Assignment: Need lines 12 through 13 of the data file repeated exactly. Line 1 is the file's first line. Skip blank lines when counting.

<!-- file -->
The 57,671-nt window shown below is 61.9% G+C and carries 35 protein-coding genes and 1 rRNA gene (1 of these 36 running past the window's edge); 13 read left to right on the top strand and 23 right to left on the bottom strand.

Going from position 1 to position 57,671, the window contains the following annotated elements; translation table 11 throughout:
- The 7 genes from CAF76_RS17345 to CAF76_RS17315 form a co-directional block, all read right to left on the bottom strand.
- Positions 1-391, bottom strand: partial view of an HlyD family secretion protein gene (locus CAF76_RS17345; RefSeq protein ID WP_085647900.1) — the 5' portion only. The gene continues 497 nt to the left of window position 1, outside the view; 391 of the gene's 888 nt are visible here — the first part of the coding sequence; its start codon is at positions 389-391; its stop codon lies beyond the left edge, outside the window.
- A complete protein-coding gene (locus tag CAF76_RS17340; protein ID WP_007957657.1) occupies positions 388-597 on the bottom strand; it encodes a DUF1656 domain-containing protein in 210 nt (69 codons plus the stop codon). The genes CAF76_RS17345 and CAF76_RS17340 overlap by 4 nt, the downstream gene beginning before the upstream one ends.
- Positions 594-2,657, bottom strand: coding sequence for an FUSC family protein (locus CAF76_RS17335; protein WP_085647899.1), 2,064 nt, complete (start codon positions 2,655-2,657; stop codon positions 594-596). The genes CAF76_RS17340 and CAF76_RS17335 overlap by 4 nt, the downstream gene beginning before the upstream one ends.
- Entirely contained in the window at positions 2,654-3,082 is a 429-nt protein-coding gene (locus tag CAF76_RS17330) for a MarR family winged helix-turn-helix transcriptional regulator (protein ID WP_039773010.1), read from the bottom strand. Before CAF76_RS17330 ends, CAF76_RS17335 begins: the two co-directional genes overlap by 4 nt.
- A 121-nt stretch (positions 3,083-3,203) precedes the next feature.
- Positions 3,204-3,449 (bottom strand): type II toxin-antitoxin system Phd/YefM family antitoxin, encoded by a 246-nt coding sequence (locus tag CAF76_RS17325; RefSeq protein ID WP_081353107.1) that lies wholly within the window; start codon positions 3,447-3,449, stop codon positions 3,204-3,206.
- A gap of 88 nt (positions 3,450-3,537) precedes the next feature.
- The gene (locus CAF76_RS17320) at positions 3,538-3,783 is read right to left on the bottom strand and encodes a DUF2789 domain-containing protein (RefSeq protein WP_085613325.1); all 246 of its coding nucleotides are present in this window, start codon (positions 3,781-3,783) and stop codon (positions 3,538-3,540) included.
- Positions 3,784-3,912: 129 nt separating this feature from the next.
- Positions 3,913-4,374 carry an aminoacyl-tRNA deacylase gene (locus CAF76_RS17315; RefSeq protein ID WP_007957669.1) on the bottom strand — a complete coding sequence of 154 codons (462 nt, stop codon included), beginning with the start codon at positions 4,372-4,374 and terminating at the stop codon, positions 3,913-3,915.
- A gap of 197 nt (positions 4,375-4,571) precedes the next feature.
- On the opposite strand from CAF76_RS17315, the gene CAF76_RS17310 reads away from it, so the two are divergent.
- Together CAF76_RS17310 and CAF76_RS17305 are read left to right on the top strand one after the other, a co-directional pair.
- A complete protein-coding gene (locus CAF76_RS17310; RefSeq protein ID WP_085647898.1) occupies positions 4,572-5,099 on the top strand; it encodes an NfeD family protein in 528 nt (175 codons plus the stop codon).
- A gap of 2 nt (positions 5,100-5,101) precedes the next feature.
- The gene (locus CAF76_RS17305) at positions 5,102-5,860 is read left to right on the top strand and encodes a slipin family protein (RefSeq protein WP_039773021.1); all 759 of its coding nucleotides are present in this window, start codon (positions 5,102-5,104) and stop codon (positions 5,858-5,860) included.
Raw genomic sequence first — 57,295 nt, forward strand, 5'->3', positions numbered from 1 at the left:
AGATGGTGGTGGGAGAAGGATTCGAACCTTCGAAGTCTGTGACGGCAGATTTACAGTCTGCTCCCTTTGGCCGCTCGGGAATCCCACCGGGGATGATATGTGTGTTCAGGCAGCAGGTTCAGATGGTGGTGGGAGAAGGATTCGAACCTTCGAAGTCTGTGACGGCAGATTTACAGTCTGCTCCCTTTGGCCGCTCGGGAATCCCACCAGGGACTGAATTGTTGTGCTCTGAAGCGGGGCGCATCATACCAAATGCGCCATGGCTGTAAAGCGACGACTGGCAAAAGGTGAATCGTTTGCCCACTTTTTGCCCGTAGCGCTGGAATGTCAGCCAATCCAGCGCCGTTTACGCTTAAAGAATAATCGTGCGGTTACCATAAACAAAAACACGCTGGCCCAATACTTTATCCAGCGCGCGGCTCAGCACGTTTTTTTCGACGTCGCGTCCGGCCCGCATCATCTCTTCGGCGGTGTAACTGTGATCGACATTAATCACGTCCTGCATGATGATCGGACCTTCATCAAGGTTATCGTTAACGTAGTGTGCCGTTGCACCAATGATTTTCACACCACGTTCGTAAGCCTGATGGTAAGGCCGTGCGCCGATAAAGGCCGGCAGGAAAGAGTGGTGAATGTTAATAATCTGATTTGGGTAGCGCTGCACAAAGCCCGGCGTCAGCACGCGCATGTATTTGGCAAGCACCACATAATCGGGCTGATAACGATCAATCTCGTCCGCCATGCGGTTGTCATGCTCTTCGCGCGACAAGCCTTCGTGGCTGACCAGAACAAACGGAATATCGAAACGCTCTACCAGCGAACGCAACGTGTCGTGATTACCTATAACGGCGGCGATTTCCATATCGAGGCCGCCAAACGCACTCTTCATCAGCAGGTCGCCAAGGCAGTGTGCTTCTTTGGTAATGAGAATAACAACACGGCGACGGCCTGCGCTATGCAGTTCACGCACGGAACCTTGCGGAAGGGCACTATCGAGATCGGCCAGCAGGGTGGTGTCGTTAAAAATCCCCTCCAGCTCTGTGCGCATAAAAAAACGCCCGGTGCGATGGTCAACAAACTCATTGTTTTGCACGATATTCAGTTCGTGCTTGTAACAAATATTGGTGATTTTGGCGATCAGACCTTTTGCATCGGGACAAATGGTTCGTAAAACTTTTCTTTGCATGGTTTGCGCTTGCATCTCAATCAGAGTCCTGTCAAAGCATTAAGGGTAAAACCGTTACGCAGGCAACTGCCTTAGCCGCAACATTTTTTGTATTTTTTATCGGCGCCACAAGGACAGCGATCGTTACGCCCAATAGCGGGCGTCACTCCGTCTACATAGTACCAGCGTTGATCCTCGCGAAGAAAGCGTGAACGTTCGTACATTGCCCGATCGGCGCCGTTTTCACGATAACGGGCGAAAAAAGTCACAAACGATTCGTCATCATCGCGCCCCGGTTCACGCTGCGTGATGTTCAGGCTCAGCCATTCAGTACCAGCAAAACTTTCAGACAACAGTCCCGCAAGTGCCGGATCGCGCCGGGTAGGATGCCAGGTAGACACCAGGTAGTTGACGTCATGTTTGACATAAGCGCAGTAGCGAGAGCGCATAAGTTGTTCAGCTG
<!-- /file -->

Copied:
- Positions 3,784-3,912: 129 nt separating this feature from the next.
- Positions 3,913-4,374 carry an aminoacyl-tRNA deacylase gene (locus CAF76_RS17315; RefSeq protein ID WP_007957669.1) on the bottom strand — a complete coding sequence of 154 codons (462 nt, stop codon included), beginning with the start codon at positions 4,372-4,374 and terminating at the stop codon, positions 3,913-3,915.